Next it is important to identify the type of debtor involved.  Most are individuals.  However,  there are certain rules that apply to businesses and therefore the specific type of business and it’s nature must be listed if the debtor is a business.


Next a declaration must be made as to the nature of the debts listed on the bankruptcy schedules.  If debt is primarily consumer then the consumer/non-business box is checked.  If over fifty percent of the dollar amount of the debt is from the operation of a business then that particular box is checked.


Next a declaration must be made as to whether the debtor has sufficient assets that a return is available for unsecured creditors.  In most cases there will be no return so that particular box should be checked.  If it appears that there is substantial equity in the estate then the other box is checked.  The computer program calculates this automatically.

[Note: if this box shows assets be sure to warn your client that the trustee may take property from them.]


As to the remaining boxes on the first page of the voluntary partition entries must be made estimating the total number of creditors, total of assets, and total debts.  These are also calculated automatically by the BestCase program.


On the second page of the voluntary petition the debtor must disclose whether they have filed any bankruptcies within the last eight years.  As a practical note, it is always wise to list the last bankruptcy filed by the debtor even if it is more than eight years ago.  This question is related to jurisdiction.  Also be sure to add the Chapter and Disposition of the case. A debtor may not file a new Chapter Seven within eight years of the filing date of the previous Chapter Seven.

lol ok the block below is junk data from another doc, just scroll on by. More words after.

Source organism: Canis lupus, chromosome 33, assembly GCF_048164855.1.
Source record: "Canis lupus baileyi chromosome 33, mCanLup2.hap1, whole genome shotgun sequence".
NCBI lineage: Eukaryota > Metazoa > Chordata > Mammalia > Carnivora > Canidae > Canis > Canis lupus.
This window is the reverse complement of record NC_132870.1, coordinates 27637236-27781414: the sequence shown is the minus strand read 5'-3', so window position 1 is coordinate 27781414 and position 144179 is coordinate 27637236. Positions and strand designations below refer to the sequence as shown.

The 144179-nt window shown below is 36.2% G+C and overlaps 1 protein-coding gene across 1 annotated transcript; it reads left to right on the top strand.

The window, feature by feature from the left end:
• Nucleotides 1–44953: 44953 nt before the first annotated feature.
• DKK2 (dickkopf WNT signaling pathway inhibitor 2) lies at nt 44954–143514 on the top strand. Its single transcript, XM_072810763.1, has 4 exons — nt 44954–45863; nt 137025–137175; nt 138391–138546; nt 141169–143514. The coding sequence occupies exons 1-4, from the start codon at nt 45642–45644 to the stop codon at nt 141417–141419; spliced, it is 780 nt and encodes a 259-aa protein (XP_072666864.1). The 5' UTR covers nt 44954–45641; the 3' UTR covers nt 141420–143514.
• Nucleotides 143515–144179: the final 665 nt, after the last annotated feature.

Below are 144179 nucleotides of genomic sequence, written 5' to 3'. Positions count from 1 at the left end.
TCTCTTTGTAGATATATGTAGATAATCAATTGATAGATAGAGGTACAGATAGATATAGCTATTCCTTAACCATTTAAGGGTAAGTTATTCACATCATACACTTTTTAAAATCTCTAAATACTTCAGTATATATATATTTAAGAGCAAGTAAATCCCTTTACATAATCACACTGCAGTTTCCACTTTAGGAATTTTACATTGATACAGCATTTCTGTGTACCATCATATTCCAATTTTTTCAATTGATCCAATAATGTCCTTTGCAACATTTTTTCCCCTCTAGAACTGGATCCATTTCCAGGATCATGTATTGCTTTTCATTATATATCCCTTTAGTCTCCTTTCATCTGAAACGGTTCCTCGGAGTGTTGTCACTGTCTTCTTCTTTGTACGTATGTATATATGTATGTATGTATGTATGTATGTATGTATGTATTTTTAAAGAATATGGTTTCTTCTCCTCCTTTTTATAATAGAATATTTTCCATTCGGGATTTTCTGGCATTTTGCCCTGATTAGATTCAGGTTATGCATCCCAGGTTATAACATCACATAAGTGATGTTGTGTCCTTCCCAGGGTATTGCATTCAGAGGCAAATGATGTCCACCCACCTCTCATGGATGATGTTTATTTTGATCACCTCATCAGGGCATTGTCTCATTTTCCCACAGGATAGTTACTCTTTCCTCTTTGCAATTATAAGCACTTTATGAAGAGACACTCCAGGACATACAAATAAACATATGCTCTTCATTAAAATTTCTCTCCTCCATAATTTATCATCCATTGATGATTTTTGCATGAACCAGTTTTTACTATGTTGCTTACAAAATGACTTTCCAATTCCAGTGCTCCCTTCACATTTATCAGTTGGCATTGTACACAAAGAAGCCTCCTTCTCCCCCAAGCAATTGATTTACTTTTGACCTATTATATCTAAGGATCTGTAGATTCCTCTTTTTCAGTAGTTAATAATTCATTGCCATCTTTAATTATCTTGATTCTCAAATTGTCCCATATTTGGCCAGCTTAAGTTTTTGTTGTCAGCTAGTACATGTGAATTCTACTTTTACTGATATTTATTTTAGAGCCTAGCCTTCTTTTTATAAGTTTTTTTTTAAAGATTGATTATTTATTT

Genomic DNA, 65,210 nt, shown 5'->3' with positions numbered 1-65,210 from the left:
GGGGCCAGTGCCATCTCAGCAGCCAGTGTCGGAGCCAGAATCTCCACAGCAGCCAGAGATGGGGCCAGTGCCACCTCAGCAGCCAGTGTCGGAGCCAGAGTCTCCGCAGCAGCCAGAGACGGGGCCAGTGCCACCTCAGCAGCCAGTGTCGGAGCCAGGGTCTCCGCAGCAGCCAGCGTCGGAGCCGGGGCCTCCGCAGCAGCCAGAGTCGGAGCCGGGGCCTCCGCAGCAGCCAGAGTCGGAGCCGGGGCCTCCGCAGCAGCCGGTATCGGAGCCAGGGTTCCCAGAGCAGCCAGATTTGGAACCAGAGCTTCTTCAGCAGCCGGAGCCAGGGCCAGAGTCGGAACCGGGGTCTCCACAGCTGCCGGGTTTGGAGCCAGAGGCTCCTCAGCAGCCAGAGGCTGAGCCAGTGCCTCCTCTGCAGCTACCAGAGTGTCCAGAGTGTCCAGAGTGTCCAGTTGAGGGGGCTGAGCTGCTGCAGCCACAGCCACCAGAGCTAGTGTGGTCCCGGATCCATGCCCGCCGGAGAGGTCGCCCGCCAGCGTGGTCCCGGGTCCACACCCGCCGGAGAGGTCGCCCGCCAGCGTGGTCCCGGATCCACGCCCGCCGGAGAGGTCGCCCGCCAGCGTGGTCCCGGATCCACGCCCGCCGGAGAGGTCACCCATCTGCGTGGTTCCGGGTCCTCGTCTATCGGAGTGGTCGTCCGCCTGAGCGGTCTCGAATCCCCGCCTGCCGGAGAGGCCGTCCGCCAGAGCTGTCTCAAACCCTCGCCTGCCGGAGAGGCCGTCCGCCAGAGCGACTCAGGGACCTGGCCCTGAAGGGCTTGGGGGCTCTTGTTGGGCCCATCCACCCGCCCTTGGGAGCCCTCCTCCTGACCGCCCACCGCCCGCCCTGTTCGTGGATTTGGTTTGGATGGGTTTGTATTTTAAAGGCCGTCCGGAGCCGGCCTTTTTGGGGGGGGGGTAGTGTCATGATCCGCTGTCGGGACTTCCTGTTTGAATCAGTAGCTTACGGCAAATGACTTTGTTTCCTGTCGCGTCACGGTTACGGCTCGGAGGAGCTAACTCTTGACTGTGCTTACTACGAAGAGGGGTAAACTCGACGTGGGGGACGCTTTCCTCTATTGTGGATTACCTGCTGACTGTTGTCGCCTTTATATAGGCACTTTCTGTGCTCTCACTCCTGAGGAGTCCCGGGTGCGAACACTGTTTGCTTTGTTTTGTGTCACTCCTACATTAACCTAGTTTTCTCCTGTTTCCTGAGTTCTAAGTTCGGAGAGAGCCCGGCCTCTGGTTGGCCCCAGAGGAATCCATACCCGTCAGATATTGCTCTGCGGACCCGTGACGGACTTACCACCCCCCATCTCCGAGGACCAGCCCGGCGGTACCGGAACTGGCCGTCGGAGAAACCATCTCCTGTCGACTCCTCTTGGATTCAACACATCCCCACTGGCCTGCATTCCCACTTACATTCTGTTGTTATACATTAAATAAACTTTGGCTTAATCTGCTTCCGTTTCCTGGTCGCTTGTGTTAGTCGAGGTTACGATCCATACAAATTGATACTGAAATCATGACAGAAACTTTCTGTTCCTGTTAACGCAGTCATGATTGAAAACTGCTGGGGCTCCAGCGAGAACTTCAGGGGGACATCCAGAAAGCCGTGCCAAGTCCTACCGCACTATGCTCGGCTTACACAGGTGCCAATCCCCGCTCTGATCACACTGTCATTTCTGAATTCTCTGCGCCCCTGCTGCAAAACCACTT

The debtor is also required to list any bankruptcies that may be related to the one they are currently filing.  This would include a bankruptcy filed by a spouse, a business partner, a creditor of the debtor, or by any businesses that my be partially owned by the debtor (or that may own the debtor). 


The debtor signs the documents under penalty of perjury.  This means that if the debtor lies on their bankruptcy statements and schedules, and a separate legal action (or Motion) is filed against them in the Bankruptcy Court, their case could be dismissed and their discharge denied. 


The last item I want to mention on the voluntary petition is the Exhibit B.  Previously this was a separate pleading that was attached to the bankruptcy paperwork.  The Exhibit B is an affidavit signed by the attorney certifying that the attorney explained to the debtor their ability to file under chapter seven, eleven, twelve, or thirteen of the bankruptcy code.  The Court also requires the filing of a separate document certifying that this was done.

[Note: under the new law attorneys can be sanctioned for failing to provide this information.]


3.0 Assets and Exemptions


  3.1 Schedule A


The Schedule A is the place were a debtors interest in real property, if any, is listed.  Real property includes homes, bare ground, deeded time share units, mobile homes (if the ground beneath is owned), and any other interest in real property (except rented property which appears on the Schedule G).  


In describing the property and its location it is generally best to describe residential real property as “Home at (Street Address)”.  For recreational property put “Recreational Property in ___________ County”.  In other words, use words to describe the type of property and give a general idea of the location either by street address, city, or county.


An interest in real property is generally designated by deed or nature of interest.  As a result the simple explanation for interest would be Deed, Warranty Deed, Quit Claim Deed, Fee Title, or Life Estate.